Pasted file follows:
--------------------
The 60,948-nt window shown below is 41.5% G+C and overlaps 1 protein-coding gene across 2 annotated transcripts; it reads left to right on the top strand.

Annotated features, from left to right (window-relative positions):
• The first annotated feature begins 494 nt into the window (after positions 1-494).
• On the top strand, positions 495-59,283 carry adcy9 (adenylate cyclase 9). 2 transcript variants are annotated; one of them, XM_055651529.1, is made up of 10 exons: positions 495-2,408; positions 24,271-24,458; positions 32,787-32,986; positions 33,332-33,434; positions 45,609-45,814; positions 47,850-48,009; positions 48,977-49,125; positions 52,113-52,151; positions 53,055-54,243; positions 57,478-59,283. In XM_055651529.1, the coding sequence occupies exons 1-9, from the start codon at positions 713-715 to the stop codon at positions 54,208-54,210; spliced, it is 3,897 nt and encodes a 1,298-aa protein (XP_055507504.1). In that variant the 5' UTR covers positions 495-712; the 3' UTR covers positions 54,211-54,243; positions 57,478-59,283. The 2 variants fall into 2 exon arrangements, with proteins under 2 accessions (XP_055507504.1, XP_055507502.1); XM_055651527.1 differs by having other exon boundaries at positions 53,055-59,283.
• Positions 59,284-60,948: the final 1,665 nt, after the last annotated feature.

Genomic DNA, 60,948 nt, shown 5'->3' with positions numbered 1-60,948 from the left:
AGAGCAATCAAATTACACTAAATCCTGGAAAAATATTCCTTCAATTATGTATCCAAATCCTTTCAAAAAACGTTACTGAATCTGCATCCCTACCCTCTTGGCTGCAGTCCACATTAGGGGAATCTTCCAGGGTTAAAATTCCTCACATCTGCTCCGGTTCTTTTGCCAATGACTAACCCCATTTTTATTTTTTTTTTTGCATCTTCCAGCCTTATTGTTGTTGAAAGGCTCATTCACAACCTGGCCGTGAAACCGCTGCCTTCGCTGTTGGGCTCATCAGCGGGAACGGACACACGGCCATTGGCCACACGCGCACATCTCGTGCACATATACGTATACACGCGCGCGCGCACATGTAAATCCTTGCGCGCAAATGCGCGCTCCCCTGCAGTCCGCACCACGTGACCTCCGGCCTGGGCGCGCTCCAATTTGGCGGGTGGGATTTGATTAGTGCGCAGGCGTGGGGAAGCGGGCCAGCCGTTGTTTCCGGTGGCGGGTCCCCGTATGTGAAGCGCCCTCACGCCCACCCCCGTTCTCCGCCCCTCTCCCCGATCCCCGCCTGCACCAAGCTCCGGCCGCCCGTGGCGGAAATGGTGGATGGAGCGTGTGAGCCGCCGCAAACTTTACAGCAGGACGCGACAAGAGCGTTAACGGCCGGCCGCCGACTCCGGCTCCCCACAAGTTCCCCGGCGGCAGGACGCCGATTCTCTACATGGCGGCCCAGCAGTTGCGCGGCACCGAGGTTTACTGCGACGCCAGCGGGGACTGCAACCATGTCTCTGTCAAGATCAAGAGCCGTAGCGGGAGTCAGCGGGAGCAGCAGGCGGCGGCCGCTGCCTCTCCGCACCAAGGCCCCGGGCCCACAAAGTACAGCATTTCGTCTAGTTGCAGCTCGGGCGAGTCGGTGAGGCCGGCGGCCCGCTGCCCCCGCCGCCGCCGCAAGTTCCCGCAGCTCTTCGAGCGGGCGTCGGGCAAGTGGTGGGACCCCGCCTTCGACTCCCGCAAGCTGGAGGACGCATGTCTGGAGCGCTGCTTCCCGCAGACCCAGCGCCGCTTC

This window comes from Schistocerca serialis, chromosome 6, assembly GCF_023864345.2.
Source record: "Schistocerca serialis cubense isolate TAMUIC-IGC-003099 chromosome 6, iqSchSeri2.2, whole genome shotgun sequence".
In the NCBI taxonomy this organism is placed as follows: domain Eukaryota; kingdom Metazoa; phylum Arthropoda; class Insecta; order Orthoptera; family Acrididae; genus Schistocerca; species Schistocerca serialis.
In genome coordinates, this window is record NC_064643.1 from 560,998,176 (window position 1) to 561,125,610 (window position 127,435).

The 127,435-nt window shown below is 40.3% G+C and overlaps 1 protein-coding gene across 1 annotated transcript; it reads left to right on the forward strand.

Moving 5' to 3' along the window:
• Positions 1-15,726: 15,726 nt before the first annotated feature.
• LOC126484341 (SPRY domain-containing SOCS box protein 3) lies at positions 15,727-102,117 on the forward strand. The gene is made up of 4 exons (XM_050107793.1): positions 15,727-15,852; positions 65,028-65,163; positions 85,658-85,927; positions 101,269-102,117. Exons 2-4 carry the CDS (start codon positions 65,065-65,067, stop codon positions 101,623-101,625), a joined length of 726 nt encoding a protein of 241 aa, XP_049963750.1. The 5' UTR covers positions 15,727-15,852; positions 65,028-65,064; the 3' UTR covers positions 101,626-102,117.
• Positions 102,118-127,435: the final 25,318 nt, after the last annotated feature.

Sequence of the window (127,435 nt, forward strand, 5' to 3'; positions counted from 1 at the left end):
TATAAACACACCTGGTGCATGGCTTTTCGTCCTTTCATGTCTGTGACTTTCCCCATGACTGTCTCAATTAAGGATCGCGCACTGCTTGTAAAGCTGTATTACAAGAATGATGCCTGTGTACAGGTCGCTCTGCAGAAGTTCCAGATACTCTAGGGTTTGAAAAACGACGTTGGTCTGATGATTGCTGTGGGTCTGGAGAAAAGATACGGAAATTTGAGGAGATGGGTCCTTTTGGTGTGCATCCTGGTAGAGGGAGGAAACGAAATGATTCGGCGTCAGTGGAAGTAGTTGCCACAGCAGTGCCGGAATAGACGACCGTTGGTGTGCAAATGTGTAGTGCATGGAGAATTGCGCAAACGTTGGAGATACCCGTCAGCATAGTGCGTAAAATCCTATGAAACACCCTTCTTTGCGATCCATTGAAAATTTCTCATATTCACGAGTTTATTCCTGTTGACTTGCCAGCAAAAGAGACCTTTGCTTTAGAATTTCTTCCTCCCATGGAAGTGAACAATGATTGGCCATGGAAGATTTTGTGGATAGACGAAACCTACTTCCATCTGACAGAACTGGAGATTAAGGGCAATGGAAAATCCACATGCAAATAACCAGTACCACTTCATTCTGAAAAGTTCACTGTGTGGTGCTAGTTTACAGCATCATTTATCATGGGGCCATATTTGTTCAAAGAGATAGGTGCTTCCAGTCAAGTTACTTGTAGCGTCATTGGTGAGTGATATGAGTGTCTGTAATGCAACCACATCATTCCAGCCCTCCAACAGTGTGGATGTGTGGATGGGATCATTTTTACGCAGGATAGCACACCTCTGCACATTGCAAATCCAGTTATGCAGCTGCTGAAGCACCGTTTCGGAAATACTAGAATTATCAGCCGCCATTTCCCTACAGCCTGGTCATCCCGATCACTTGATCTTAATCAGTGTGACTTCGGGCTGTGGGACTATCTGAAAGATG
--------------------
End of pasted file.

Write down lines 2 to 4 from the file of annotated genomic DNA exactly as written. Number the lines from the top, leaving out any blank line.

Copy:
Annotated features, from left to right (window-relative positions):
• The first annotated feature begins 494 nt into the window (after positions 1-494).
• On the top strand, positions 495-59,283 carry adcy9 (adenylate cyclase 9). 2 transcript variants are annotated; one of them, XM_055651529.1, is made up of 10 exons: positions 495-2,408; positions 24,271-24,458; positions 32,787-32,986; positions 33,332-33,434; positions 45,609-45,814; positions 47,850-48,009; positions 48,977-49,125; positions 52,113-52,151; positions 53,055-54,243; positions 57,478-59,283. In XM_055651529.1, the coding sequence occupies exons 1-9, from the start codon at positions 713-715 to the stop codon at positions 54,208-54,210; spliced, it is 3,897 nt and encodes a 1,298-aa protein (XP_055507504.1). In that variant the 5' UTR covers positions 495-712; the 3' UTR covers positions 54,211-54,243; positions 57,478-59,283. The 2 variants fall into 2 exon arrangements, with proteins under 2 accessions (XP_055507504.1, XP_055507502.1); XM_055651527.1 differs by having other exon boundaries at positions 53,055-59,283.